Listed Building

The legal part of the listing is the address/name of site only. All other information in the record is not statutory.

TEMPLE VILLAGE, TEMPLE KIRKLB14619

Status: Designated

Documents

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Summary

Category
B
Date Added
21/01/1971
Last Date Amended
18/10/1976
Local Authority
Midlothian
Planning Authority
Midlothian
Parish
Temple
NGR
NT 31521 58790
Coordinates
331521, 658790

Description

Thomas Brown of Uphall, 1832. Single storey, T plan, Tudor gothic church. Tooled coursed sandstone with stugged dressings droved to margins. Base course; moulded eaves course; diagonal corner buttresses with gabletted finials; traceried pointed arch openings with hoodmoulds and simple label-stops; chamfered reveals.

W (ENTRANCE) ELEVATION: symmetrical; gabled; doorway to centre of ground; 2 leaf panelled timber door; obscured by later 20th century timber conservatory; window above; square plan birdcage bellcote to apex; moulded corbels; trefoil headed arch to each elevation; weathervane finial.

S ELEVATION: symmetrical; 3 bay; windows to each buttressed bay.

E ELEVATION: symmetrical; gabled with window to centre; carved fleur-de-lis finial to apex.

N ELEVATION: asymmetrical; 3 bay; advanced gabled bay to centre with central window; window to left and timber door to right of left return; panelled timber door to left and window to right of right return; blank flanking bay to left; single window to flanking bay to right.

Grey slate roof with lead ridge; stone skews. Coped stone gablehead stack to N. Cast iron rainwater goods.

INTERIOR: not seen 1998.

GATES, GATEPIERS AND BOUNDARY WALLS: Polished sandstone octagonal gatepiers with pyramidal caps; decorative cast iron gates (missing in places). Tooled rubble wall with flat coping curves round from S to N.

Statement of Special Interest

Described as "The only modern building worthy of notice is the church, finished in 1832, which is very neat and commodious; and is placed on a very fine site" (NSA: p21). The church was intended to seat 500 people, and had two galleries. According to the RCAHMS Inventory the bell of the church reads "ROBERTUS . MAXWELL . ME . FECIT . EDINBURGI . FOR . THE . KIRK . OF . TEMPPLE . COME . ALL . YE/SOLI . DEO . GLORIA . ANNO . DOM . 1705". It would appear that the bell, made by Robert Maxwell of Edinburgh, originated on the Old Temple Kirk (see separate listing), and was presumably moved when the place of worship changed. The kirk was converted for domestic use in 1977.

References

Bibliography

TEMPLE HERITORS MINUTE BOOK 1784-1934, (SRO HR 774/3); THE NEW STATISTICAL ACCOUNT OF SCOTLAND, Vol 1, (1845), p51 & 54; 1st (1852) & 2nd (1892) Edition OS Maps; F H Groome, ORDNANCE GAZETTEER OF SCOTLAND, (1885), Vol 6, p434; RCAHMS, INVENTORY OF MONUMENTS AND CONSTRUCTIONS IN THE COUNTIES OF MIDLOTHIAN AND WEST LOTHIAN, (1929), p178; G Hay, THE ARCHITECTURE OF SCOTTISH POST REFORMATION CHURCHES, (1957), p168 & 266; C McWilliam, THE BUILDINGS OF SCOTLAND: LOTHIAN EXCEPT EDINBURGH, (1978), p447; H Kirkland (ed), THE THIRD STATISTICAL ACCOUNT OF SCOTLAND: THE COUNTY OF MIDLOTHIAN, (1985), p210; J Thomas, MIDLOTHIAN: AN ILLUSTRATED ARCHITECTURAL GUIDE, (RIAS), (1995), p101 102; NMRS: Various plans and photographs; TEMPLE CHURCH PAMPHLET.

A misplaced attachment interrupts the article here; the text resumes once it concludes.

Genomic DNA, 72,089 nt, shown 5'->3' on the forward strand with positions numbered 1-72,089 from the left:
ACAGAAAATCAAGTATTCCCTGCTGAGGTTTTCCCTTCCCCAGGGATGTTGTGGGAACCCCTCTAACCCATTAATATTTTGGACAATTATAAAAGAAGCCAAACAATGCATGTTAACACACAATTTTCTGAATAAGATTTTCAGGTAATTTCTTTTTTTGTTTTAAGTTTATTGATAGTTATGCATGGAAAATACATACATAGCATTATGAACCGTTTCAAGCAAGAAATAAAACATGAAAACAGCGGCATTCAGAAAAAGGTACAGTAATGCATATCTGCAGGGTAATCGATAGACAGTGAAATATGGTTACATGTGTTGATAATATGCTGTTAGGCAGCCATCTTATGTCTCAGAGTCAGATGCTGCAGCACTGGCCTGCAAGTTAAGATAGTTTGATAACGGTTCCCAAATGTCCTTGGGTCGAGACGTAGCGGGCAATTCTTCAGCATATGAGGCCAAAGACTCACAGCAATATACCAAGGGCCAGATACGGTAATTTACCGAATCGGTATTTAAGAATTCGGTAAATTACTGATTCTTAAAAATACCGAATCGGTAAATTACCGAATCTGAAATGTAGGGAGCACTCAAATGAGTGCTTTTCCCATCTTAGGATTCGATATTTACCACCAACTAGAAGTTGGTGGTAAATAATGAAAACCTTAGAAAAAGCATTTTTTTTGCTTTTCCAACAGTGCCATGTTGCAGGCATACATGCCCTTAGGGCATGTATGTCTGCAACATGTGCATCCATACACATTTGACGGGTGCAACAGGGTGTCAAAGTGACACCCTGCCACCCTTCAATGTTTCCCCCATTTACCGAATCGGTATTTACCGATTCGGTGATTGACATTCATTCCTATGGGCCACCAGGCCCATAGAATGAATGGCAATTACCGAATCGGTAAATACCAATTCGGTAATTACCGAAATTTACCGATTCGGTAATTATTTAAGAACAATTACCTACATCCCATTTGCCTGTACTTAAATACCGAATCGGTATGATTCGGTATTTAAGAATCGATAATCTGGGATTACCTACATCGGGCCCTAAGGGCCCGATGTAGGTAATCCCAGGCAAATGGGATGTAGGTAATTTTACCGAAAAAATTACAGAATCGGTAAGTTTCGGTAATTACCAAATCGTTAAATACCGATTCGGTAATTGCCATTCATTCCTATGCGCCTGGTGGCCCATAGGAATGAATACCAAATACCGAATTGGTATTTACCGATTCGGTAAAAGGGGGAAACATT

About Listed Buildings

Listing is the way that a building or structure of special architectural or historic interest is recognised by law through the Planning (Listed Buildings and Conservation Areas) (Scotland) Act 1997.

We list buildings of special architectural or historic interest using the criteria published in the Historic Environment Scotland Policy Statement.

The statutory listing address is the legal part of the listing. The information in the listed building record gives an indication of the special architectural or historic interest of the listed building(s). It is not a definitive historical account or a complete description of the building(s). The format of the listed building record has changed over time. Earlier records may be brief and some information will not have been recorded.

Listing covers both the exterior and the interior. Listing can cover structures not mentioned which are part of the curtilage of the building, such as boundary walls, gates, gatepiers, ancillary buildings etc. The planning authority is responsible for advising on what is covered by the listing including the curtilage of a listed building. For information about curtilage see www.historicenvironment.scot. Since 1 October 2015 we have been able to exclude items from a listing. If part of a building is not listed, it will say that it is excluded in the statutory address and in the statement of special interest in the listed building record. The statement will use the word 'excluding' and quote the relevant section of the Historic Environment Scotland Act 2014. Some earlier listed building records may use the word 'excluding', but if the Act is not quoted, the record has not been revised to reflect current legislation.

If you want to alter, extend or demolish a listed building you need to contact your planning authority to see if you need listed building consent. The planning authority is the main point of contact for all applications for listed building consent.

Find out more about listing and our other designations at www.historicenvironment.scot. You can contact us on 0131 668 8716 or at designations@hes.scot.

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Printed: 14/11/2018 21:47